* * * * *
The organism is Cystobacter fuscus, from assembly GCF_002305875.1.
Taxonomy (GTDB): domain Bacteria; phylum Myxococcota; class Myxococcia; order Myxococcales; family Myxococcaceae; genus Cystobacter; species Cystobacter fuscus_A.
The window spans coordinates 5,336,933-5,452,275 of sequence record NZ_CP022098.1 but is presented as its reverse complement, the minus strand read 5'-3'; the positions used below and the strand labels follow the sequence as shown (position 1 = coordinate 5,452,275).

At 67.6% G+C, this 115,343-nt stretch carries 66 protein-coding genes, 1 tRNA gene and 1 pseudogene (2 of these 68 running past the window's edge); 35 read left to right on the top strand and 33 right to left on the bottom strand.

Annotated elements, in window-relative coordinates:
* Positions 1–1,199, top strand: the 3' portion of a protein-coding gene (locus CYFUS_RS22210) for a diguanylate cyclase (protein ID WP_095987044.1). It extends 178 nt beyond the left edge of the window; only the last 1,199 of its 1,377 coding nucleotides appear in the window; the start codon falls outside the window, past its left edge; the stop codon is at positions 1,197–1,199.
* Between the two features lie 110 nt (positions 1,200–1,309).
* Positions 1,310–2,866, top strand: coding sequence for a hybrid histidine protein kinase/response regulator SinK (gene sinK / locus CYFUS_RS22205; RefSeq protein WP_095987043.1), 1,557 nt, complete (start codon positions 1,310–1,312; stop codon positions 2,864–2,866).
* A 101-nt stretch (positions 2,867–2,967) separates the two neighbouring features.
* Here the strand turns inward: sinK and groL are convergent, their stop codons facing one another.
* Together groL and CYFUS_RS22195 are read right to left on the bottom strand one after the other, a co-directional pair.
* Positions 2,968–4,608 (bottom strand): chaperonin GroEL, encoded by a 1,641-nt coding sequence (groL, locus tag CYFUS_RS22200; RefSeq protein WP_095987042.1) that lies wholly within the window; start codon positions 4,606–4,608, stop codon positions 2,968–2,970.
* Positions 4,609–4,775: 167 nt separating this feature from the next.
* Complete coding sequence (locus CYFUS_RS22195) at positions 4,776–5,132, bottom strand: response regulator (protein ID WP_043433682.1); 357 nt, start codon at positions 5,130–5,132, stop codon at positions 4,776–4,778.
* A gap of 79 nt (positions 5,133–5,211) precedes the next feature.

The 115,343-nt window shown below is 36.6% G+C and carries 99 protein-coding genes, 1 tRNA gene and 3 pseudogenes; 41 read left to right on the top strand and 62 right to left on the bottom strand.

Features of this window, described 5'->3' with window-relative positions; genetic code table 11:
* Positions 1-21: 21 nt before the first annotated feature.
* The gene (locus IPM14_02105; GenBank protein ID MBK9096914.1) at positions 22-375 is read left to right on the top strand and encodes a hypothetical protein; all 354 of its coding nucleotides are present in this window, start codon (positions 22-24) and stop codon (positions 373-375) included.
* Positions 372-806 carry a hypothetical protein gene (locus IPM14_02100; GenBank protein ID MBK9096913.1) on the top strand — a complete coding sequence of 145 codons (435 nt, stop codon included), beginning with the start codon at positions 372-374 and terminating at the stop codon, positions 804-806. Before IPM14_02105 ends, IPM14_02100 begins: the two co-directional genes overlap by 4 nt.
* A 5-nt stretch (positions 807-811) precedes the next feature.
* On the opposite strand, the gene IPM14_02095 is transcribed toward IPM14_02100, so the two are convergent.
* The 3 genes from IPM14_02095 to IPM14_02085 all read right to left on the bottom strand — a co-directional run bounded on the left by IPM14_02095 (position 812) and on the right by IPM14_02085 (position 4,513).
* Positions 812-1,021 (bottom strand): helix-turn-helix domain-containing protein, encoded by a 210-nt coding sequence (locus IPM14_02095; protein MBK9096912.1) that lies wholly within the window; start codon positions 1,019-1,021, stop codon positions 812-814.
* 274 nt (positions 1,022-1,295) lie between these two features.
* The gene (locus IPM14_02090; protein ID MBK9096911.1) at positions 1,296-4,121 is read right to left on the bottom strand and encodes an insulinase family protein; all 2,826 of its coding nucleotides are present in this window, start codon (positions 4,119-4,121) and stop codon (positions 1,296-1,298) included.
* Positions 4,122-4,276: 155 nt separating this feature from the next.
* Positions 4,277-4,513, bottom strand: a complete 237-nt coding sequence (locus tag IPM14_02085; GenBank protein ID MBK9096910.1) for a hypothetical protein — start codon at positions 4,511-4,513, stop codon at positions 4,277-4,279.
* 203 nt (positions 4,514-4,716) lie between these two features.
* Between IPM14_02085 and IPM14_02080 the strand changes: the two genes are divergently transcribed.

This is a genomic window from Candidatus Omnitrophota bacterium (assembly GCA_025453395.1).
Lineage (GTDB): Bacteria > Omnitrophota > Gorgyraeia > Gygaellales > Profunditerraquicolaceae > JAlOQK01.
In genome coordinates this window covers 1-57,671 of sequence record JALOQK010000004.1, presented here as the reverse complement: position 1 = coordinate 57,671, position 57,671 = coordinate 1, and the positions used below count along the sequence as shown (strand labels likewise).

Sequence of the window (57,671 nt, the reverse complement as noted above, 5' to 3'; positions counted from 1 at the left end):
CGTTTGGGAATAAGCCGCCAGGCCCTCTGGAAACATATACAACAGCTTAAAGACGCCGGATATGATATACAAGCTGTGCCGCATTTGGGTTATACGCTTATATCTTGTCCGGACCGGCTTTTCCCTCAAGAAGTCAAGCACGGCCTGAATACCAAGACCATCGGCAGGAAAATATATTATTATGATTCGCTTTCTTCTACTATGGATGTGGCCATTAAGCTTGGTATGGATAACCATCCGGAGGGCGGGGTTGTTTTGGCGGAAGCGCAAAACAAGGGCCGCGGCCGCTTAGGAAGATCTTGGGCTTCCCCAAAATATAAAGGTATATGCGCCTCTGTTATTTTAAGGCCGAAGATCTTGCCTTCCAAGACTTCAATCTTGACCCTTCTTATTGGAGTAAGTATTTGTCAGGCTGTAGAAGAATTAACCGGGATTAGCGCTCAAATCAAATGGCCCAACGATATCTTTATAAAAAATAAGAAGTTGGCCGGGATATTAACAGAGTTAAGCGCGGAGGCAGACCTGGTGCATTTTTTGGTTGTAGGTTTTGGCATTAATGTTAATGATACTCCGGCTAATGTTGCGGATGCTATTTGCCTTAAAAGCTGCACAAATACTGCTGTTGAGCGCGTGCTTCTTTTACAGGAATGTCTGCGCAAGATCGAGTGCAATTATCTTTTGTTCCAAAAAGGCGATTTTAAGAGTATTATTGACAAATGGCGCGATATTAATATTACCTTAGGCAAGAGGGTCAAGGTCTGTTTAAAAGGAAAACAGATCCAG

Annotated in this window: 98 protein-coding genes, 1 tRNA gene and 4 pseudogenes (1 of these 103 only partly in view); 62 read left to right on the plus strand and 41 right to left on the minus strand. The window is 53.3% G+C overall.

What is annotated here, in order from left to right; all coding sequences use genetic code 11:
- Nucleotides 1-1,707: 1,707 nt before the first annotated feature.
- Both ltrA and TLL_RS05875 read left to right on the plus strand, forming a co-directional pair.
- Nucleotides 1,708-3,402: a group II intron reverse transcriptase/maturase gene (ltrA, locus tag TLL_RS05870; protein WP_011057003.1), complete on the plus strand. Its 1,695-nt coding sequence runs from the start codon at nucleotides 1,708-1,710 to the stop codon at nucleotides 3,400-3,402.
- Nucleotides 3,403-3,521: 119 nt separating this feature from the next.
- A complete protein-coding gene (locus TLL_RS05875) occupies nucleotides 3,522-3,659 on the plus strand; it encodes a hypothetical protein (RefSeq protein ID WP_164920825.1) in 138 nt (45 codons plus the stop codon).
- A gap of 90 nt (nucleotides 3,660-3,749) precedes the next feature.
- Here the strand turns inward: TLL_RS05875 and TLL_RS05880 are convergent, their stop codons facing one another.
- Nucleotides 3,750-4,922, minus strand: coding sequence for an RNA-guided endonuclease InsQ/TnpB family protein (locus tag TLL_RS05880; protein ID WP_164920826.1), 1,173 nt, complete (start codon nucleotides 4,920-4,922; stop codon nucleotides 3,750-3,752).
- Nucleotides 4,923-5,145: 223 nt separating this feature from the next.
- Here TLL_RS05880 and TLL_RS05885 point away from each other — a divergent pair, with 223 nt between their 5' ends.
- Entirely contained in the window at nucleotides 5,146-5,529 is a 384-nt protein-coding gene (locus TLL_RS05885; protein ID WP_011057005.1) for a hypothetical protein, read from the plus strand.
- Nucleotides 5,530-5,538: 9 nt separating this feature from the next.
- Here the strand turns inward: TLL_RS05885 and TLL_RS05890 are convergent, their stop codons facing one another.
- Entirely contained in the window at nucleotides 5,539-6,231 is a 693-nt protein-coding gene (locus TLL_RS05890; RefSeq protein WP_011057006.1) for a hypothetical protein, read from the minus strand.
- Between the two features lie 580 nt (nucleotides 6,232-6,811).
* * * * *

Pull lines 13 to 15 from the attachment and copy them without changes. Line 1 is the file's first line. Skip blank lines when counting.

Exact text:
* Positions 4,609–4,775: 167 nt separating this feature from the next.
* Complete coding sequence (locus CYFUS_RS22195) at positions 4,776–5,132, bottom strand: response regulator (protein ID WP_043433682.1); 357 nt, start codon at positions 5,130–5,132, stop codon at positions 4,776–4,778.
* A gap of 79 nt (positions 5,133–5,211) precedes the next feature.